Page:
TWO COMPANIES backed by France’s national railway have launched a joint bid to run the East Coast main line, which is due be re-privatised by the government before the next general election.
Eurostar and Keolis, which are both majority-owned by SNCF, announced yesterday that they intend to compete for the rail franchise – the first bidders to publicly put their names forward.
Virgin Trains has also expressed an interest, although a spokesperson yesterday said it is waiting to see more details of the tender process, which is expected to be issued by the government this month.
Keolis will be the lead partner in the bidding consortium with Eurostar taking a minority share.
If successful it will operate under “a new, distinct brand,” the companies said in a statement.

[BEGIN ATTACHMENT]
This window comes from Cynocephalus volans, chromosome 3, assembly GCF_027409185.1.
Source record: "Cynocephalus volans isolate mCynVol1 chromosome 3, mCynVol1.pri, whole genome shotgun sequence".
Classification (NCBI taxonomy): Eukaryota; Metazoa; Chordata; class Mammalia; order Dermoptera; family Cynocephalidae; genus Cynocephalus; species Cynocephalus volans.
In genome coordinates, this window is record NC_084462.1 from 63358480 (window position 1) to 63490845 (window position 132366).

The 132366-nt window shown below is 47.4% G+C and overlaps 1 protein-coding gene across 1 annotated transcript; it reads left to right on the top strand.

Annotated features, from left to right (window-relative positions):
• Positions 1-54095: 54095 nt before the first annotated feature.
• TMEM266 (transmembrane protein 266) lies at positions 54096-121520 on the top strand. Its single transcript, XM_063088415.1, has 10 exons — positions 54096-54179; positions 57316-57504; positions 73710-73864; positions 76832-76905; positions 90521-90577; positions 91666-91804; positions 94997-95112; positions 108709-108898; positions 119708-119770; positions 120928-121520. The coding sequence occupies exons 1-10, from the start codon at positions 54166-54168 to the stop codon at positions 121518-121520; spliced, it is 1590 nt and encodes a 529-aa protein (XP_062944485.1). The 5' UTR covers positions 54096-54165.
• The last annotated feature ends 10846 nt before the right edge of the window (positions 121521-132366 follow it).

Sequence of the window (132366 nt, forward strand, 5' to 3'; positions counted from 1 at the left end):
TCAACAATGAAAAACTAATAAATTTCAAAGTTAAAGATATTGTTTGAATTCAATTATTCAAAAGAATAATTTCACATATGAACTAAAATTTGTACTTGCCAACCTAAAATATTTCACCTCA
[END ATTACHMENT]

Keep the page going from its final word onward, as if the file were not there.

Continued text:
Keolis already runs four train franchises in the UK. These include Southeastern, Southern and London Midland through a joint venture with Go-Ahead, known as Govia, and the Transpennine Express in partnership with FirstGroup.
The East Coast line has been run by Directly Operated Railways, which was set up by the Department for Transport, since National Express handed back the franchise in 2009 after failing to meet payments.
The successful bidder for the franchise is expected to be awarded a contract in October 2014, with the franchise starting in February 2015.
But its re-privatisation has faced strong opposition from unions and the Labour party, who want Directly Operated Railways to be allowed to bid for the contract.